Skip to main content

BREAKING: Jury finds former police officer Derek Chauvin guilty of murder in the death of George Floyd (Posted 04/20/21 at 3:58 p.m.)

LATEST UPDATES: Tracking COVID-19 | Vaccines | Racial Justice

San Diego Vaccinates 25% Of Eligible Population With First COVID-19 Dose

A health care worker at a county vaccination site fills a syringe with a dose...

Photo by Tarryn Mento

Above: A health care worker at a county vaccination site fills a syringe with a dose of a COVID-19 vaccine, Jan. 14, 2021.

Overall, more than 1.16 million doses of COVID-19 vaccines have been put into the arms of San Diegans.

So far, roughly 25% of San Diegans 16 and older, or more than 678,000 county residents, have now received at least one-dose of the COVID-19 vaccine. Nearly 15% of people 16 and older in the region are fully vaccinated.

Listen to this story by Jacob Aere.

To accomplish this task, the county set up nearly 30 vaccination points of dispensing, or PODs, and super stations to administer COVID-19 vaccines.

County Supervisor Nathan Fletcher said the region continues to remain at the top of the state in the number of vaccinations administered.

RELATED: Biden Administration Will Ship COVID-19 Vaccines Directly To Pharmacies

“Now almost 25% of San Diegans have received one dose and one shot,” he said. “But there are shortages. And the bulk of what is being honored right now are second dose appointments. We honor those first and then with what's left, we make first dose appointments available.”

After the county prioritized 20% of the its vaccine doses for teachers in late February, Fletcher sent out a tweet on Thursday saying first doses had been offered to all teachers and school staff in the county.

While many receive their shots at a county-run site, others have received their vaccine at pharmacies like CVS and Walgreens.

Retail pharmacies offer COVID-19 vaccine appointments that can be booked online, depending upon availability, as part of the Federal Retail Pharmacy Program.

CVS Health District Leader Lisa Kalajian said they have seen a surge in vaccination appointments, but the company is getting steady allotments of vaccines from the federal government.

Reported by Jacob Aere

“And at this point our goal is to expand,” Kalajian said. “We are ready, as a company, to deliver 20 to 25 million shots a month across our company. And we definitely have that infrastructure, over 10,000 locations, to be able to do so.”

How people get the vaccines is part of the problem, but who is getting the shots is part of the larger issue of vaccine equity. Supervisor Nora Vargas said that the county is trying to address that roadblock through different initiatives.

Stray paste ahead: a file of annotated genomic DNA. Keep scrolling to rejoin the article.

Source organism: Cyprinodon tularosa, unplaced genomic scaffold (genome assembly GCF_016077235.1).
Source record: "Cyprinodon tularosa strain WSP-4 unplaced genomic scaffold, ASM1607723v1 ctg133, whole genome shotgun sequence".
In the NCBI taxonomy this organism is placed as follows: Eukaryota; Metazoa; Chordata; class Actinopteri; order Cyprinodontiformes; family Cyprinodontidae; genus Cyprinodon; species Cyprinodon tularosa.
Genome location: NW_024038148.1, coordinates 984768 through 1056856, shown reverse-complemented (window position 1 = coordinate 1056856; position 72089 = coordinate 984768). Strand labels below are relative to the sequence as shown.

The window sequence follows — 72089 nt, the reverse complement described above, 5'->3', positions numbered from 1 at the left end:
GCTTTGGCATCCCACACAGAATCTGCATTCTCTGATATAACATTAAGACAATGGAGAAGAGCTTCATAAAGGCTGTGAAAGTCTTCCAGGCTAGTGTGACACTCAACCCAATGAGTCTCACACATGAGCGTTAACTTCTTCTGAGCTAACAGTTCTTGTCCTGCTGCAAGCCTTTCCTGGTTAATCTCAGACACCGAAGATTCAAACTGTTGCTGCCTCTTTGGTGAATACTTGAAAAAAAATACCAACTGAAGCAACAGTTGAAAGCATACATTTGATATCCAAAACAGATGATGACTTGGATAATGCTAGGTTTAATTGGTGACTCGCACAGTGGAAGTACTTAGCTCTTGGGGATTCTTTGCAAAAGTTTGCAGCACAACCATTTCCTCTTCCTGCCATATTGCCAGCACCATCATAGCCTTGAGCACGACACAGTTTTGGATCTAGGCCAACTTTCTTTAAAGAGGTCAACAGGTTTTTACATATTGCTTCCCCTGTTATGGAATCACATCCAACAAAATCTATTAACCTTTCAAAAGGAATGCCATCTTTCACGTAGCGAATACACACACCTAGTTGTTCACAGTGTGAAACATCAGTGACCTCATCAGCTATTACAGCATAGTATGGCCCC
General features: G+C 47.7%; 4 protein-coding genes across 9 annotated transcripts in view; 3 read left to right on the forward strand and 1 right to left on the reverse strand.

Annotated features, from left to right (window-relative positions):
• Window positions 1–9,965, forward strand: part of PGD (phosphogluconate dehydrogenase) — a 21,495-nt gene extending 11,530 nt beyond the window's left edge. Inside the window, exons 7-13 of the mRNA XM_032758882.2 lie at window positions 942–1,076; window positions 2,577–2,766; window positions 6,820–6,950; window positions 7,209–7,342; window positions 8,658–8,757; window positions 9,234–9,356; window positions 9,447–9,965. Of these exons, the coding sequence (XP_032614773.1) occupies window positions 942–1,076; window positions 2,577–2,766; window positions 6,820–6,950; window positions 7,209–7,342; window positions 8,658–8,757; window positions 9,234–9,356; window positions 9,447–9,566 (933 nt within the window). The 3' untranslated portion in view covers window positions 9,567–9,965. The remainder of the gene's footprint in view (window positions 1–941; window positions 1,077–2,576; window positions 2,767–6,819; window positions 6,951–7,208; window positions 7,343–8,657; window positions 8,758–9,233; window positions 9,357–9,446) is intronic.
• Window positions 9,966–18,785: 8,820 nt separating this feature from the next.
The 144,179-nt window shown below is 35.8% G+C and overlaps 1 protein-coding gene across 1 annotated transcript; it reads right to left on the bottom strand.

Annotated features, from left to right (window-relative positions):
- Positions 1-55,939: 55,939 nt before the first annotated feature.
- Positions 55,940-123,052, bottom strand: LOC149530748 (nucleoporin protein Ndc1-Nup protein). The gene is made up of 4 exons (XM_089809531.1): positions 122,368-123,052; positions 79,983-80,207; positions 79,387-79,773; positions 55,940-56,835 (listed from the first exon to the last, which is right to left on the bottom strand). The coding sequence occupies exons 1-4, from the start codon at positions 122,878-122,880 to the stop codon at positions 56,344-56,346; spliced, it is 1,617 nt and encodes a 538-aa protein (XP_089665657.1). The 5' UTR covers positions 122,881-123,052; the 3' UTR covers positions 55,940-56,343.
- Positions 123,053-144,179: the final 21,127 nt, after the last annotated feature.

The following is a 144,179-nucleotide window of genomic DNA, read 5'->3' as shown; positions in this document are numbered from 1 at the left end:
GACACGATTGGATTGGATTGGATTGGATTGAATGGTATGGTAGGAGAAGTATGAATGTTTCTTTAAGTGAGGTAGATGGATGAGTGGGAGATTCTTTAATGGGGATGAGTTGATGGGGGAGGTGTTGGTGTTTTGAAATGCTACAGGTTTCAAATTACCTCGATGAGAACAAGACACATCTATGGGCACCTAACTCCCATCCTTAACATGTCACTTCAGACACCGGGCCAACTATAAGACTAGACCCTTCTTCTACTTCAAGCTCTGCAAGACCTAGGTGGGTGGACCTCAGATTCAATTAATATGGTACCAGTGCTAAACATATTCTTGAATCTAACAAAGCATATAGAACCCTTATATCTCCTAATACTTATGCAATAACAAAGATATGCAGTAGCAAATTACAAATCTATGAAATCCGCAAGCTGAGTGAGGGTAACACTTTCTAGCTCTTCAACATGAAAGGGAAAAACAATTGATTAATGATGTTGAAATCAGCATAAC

“The Promotora program, our 211 expansion, pilot walk-up sites, the no appointment South Bay Super Station at the Border View YMCA in Otay Mesa — I'm really proud to announce these programs have been successful and they are working,” she said.

Starting Monday, vaccine eligibility will expand again, this time to people aged 16 to 64 with underlying health conditions, subject to vaccine availability.

To book an appointment, check the county’s website or the website of pharmacies near you.

FEATURED PODCAST

San Diego News Now podcast branding

San Diego news; when you want it, where you want it. Get local stories on politics, education, health, environment, the border and more. New episodes are ready weekday mornings. Hosted by Anica Colbert and produced by KPBS, San Diego and the Imperial County's NPR and PBS station.

  • Need help keeping up with the news that matters most? Get the day's top news — ranging from local to international — straight to your inbox each weekday morning.

This site is protected by reCAPTCHA and the Google Privacy Policy and Terms of Service apply.

Photo of Jacob Aere

Jacob Aere
Freelance Reporter and Web Producer

opening quote marksclosing quote marksI am a freelance reporter. In addition to covering the latest news and issues relevant to San Diego, I seek the overlooked voices of our community to tell their stories.

Want more KPBS news?
Find us on Twitter and Facebook, or sign up for our newsletters.

To view PDF documents, Download Acrobat Reader.